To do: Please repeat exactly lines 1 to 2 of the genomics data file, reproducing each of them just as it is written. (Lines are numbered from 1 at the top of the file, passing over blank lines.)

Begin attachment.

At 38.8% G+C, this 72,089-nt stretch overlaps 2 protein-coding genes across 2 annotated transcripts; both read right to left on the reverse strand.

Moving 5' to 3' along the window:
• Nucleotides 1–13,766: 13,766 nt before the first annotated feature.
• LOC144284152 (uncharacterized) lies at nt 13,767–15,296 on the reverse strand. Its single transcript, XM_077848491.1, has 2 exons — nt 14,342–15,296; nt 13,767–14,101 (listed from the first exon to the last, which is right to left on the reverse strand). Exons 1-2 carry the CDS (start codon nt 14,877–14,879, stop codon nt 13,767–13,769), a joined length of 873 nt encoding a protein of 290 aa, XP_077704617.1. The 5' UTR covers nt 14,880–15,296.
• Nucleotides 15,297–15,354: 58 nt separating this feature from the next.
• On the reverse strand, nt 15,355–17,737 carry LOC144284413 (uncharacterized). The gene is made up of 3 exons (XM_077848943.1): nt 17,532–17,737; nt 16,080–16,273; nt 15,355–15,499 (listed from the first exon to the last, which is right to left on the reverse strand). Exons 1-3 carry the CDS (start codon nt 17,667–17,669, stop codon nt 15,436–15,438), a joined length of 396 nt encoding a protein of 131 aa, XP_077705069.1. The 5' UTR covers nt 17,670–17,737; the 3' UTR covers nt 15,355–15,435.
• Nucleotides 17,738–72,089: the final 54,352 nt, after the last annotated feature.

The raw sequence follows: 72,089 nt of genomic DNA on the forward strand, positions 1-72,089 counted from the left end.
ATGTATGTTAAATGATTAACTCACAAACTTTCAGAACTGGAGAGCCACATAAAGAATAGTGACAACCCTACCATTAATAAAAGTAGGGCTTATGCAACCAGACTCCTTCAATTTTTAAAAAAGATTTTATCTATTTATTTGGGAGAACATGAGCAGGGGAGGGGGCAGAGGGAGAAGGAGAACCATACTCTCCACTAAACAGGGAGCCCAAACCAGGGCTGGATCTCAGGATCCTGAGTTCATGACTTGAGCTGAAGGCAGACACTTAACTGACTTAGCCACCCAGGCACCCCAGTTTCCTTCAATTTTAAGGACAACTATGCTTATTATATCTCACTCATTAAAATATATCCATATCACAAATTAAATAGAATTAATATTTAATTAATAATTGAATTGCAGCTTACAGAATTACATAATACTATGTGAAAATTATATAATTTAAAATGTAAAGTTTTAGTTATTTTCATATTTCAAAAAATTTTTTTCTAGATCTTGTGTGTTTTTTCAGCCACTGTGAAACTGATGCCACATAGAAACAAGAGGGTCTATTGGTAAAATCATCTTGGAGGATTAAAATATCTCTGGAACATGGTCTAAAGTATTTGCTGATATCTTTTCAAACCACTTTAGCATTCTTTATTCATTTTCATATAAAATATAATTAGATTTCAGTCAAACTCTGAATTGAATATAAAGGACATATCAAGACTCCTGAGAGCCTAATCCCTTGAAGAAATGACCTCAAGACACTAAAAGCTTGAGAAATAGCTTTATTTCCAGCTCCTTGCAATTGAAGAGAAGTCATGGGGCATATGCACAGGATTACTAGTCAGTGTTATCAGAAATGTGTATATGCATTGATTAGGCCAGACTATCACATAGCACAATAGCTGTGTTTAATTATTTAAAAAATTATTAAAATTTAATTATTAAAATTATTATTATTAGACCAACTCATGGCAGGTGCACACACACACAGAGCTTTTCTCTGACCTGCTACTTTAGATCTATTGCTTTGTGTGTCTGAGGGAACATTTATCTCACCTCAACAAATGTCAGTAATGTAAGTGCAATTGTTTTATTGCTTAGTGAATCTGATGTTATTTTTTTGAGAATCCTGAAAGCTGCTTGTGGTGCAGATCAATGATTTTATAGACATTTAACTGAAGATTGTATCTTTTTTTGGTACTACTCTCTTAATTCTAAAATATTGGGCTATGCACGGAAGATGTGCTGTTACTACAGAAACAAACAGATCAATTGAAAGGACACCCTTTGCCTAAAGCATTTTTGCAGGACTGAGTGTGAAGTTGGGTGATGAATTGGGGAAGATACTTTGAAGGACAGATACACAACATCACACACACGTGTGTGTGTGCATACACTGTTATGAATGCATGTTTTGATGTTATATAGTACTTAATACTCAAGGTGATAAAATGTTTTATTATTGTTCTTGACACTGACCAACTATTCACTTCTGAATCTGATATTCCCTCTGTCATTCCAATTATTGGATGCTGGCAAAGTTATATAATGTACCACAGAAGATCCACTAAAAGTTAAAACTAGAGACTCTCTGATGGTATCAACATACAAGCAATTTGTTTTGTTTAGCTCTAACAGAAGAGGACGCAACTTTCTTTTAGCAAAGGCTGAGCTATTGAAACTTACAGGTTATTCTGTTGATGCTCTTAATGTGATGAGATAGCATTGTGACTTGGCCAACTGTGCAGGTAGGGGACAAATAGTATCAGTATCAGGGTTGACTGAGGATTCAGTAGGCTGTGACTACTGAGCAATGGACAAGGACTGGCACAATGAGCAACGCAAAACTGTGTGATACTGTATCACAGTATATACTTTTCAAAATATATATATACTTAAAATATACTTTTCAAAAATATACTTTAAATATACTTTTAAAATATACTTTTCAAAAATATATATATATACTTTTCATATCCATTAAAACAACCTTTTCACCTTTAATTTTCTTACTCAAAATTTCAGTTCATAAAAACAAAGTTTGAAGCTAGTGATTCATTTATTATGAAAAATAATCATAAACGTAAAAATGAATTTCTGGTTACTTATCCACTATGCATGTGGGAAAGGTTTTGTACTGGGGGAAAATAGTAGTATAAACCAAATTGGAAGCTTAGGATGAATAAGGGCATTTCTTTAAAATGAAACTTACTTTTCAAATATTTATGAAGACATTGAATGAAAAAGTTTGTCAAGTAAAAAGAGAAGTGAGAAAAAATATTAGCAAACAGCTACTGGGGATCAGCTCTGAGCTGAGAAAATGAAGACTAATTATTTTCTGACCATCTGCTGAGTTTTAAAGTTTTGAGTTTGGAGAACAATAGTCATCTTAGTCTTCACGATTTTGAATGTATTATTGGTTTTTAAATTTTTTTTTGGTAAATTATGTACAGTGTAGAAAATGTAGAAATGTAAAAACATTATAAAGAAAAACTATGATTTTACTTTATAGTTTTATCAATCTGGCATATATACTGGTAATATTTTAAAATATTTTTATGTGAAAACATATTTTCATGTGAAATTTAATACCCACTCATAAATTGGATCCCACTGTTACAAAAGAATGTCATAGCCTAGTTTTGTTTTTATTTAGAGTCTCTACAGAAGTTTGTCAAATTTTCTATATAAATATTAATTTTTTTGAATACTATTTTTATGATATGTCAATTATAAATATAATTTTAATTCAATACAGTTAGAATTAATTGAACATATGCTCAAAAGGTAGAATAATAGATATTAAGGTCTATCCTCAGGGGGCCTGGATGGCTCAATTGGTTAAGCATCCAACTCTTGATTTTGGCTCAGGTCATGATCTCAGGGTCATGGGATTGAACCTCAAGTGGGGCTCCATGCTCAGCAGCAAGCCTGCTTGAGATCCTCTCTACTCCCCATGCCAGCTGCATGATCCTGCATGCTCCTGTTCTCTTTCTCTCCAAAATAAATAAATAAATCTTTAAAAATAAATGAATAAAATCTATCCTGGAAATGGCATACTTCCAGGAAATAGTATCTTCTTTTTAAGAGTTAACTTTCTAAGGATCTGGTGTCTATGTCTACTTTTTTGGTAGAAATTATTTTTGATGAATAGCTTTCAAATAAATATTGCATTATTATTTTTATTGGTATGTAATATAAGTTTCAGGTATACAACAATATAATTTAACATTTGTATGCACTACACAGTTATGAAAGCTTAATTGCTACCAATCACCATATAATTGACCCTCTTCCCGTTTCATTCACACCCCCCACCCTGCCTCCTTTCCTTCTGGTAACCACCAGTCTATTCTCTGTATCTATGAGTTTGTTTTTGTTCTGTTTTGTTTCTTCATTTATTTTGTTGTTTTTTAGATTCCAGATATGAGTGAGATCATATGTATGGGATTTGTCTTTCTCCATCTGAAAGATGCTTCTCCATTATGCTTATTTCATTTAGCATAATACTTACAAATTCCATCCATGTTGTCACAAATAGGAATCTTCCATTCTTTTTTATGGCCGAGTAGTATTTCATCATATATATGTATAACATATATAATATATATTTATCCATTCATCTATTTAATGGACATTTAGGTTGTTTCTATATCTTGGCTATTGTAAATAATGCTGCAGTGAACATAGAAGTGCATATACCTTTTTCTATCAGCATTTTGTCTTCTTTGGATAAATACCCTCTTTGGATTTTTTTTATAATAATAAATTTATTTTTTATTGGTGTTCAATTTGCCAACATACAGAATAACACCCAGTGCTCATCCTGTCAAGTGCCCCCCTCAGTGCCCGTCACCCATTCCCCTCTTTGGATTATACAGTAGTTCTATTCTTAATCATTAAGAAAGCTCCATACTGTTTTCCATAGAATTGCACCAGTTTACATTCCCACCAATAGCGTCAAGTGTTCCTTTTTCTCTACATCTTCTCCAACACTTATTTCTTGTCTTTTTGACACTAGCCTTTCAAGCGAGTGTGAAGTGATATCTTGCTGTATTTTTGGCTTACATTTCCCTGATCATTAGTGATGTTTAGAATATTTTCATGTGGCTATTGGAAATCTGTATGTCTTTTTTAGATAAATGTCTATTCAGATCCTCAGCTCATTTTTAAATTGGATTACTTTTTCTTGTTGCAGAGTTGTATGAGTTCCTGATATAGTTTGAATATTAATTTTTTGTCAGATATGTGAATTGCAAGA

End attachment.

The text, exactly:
At 38.8% G+C, this 72,089-nt stretch overlaps 2 protein-coding genes across 2 annotated transcripts; both read right to left on the reverse strand.

Moving 5' to 3' along the window: